Enterprises are rushing to embrace robotic process automation (RPA) but, as we covered in The Barriers to Robotic Process Automation, Part 1, they’re also hitting considerable challenges along the way. While we cited prominent barriers to the effective implementation of RPA in part one, here, we will provide practical ways organizations can overcome these barriers.
One of the biggest causes of RPA failure is the lack of executive-level sponsorship for such initiatives. When it comes to RPA success, getting management’s attention–and keeping it–is essential. One way to do this is to focus on RPA quick wins and efforts that have a measurable return on investment.
Next, IT leaders need to understand how significant digital transformation is to AI technology.
“An efficient digital transformation strategy will eliminate internal IT silos through integration and automation, leading to opportunities for AI projects,” said Marcel Shaw, AI expert and Federal Systems engineer at Ivanti. Shaw pointed to how organizations that interface with customers will see opportunities for chatbots that leverage natural language processing technology, thereby reducing demand on operators while enhancing the user experience.
“IT leaders will be able to take advantage of machine learning technology that will support and enhance complex automated processes that will fulfill customer requests from beginning to end, without intervention from a human analyst,” said Shaw.
Such benefits could make RPA an easy sale to executive leadership. Other benefits that can be used to sell RPA to leadership include cost savings, more efficient processes, improved process quality and free staff to focus on higher-value tasks.
“The only thing holding AI back at this time is a lack of experience with the technology. AI will take many years to develop. Some estimates point to a 75-year maturity lifecycle for AI. AI technology is designed to learn. As it learns, it will correct mistakes and mature, much like a human has to learn,” said Shaw.
Next up: The high level of investment needed for effective, automated and intelligent robotic automation.
“There’s a great deal of catching-up to be done before most companies can even consider building out their own advanced developments with AI,” said Salvatore Stolfo founder and CTO at Allure Security. “It may be more cost-effective and faster to partner with a software vendor that has already put the time into dedicated research and development to build an AI-powered solution, and then customize that solution for your particular use case.”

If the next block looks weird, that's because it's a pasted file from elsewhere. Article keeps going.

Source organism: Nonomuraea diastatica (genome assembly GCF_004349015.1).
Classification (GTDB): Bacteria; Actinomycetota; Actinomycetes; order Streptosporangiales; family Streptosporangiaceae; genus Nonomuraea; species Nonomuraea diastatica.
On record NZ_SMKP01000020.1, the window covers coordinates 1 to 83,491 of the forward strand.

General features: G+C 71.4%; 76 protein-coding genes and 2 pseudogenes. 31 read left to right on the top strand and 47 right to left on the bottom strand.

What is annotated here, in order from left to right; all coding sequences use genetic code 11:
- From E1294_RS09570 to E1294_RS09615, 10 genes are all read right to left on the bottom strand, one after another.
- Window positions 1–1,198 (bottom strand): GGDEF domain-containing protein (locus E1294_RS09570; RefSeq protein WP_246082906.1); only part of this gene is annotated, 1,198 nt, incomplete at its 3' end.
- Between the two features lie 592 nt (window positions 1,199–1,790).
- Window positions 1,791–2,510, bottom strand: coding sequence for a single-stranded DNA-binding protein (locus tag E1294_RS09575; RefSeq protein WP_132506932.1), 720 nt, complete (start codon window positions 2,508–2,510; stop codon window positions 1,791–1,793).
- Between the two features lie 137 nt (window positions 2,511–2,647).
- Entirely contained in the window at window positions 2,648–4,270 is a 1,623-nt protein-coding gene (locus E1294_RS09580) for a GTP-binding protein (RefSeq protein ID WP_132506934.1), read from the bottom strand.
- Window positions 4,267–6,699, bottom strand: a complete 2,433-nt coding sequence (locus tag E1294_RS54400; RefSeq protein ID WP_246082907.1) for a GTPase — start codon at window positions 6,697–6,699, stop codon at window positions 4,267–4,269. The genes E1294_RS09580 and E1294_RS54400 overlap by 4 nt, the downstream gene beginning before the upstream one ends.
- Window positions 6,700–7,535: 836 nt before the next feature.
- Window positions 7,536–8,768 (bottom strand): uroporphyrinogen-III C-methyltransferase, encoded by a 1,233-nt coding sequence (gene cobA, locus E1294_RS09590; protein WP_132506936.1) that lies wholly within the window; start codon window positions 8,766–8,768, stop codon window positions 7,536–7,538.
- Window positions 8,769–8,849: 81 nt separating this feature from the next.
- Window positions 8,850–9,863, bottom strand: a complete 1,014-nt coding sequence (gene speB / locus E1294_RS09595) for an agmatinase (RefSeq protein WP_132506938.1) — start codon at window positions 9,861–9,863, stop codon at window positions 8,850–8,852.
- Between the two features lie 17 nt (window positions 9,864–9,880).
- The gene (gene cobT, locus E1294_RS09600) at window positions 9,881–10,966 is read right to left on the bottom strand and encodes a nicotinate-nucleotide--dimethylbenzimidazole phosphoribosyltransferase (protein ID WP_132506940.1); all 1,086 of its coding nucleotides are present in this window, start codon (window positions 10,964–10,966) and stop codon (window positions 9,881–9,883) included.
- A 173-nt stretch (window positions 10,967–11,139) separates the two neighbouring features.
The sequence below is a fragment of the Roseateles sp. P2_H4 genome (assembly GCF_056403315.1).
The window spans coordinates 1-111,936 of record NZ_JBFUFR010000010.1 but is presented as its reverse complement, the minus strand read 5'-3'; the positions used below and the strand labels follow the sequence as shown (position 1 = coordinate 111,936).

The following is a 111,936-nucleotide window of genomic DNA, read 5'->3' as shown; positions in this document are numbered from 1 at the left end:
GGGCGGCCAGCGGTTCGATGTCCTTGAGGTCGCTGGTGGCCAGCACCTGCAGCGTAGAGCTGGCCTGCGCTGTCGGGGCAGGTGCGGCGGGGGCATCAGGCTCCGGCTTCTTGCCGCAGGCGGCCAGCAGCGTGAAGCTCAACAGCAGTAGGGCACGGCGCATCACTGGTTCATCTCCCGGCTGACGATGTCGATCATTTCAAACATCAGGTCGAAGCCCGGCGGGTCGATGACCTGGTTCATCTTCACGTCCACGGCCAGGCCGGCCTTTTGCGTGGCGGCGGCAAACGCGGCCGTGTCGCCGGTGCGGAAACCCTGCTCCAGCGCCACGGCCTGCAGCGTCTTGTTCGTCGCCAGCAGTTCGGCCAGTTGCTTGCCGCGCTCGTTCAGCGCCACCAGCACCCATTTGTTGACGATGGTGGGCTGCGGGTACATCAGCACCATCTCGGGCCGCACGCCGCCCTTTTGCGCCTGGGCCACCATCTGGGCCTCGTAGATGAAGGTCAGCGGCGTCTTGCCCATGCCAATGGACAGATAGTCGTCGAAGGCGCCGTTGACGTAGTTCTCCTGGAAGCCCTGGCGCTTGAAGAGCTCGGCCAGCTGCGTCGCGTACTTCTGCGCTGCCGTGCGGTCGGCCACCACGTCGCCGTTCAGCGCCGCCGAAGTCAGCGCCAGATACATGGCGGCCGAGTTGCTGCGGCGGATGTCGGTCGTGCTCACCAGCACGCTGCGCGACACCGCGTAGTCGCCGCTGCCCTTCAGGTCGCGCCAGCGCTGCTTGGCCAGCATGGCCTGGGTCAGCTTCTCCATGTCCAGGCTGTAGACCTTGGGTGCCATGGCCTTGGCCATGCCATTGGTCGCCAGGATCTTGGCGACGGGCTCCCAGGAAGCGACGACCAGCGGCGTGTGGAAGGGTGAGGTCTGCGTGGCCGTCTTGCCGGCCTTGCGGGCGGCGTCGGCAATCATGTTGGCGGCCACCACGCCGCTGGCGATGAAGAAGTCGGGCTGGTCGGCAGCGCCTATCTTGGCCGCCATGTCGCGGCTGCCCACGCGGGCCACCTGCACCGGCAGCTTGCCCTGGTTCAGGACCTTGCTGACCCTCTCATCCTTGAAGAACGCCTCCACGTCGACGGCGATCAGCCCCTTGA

Simha Sadasiva, CEO at Ushur might agree. “Many intelligent automation solutions on the market today require a heavy IT investment. This can include hiring an outside third-party just to manage the platform they’ve invested in,” said Sadasiva.
“Those attempting to manage the technology in-house are finding that it requires personnel with sophisticated developer-level knowledge, which is in short supply today. These issues are causing some companies who were initially interested in exploring intelligent automation solutions to abandon their projects altogether,” added Sadasiva.
Sadasiva said one possible way to solve this is to evaluate potential zero code platforms. “These are SaaS-based intelligent automation solutions born in and live in the cloud,” said Sadasiva.
Finally, and while perhaps self-evident is often overlooked: know what needs to be achieved with robotic process automation.
“An organization needs to identify what the problem is that they are trying to solve with AI. This needs to be the most important pain point to them at that point in time. Inherently AI requires data to be able to train the machine to learn,” said Ben Mercer, co-founder at personalized web experience provider Personify XP.
“The challenge for some organizations, when it comes to accessing data, is that valuable data is stored on legacy systems and difficult to extract. In cases like this, it may make more sense to train the AI on new data, than fighting with legacy systems that may delay or reduce the ROI of the deployment,” said Mercer.
Effectively managing data, AI and the resulting automation requires staff with strong skills and experience in these areas.
“Regarding skillset development, most of the skills needed can be learned, but you need to find different types of team members who have a great comprehension of data and database management and secondly a development background,” said Jesse Tutt, CEO at mattress company Gotta Sleep.
Finally, chances are if an enterprise is planning to do something there’s already someone who has tried and has lessons to share. “Every automation project has likely been done by someone else already. Tips and tricks are freely available from others who have more experience so networking on Linkedin, meetups, and conferences are key,” adviced Tutt.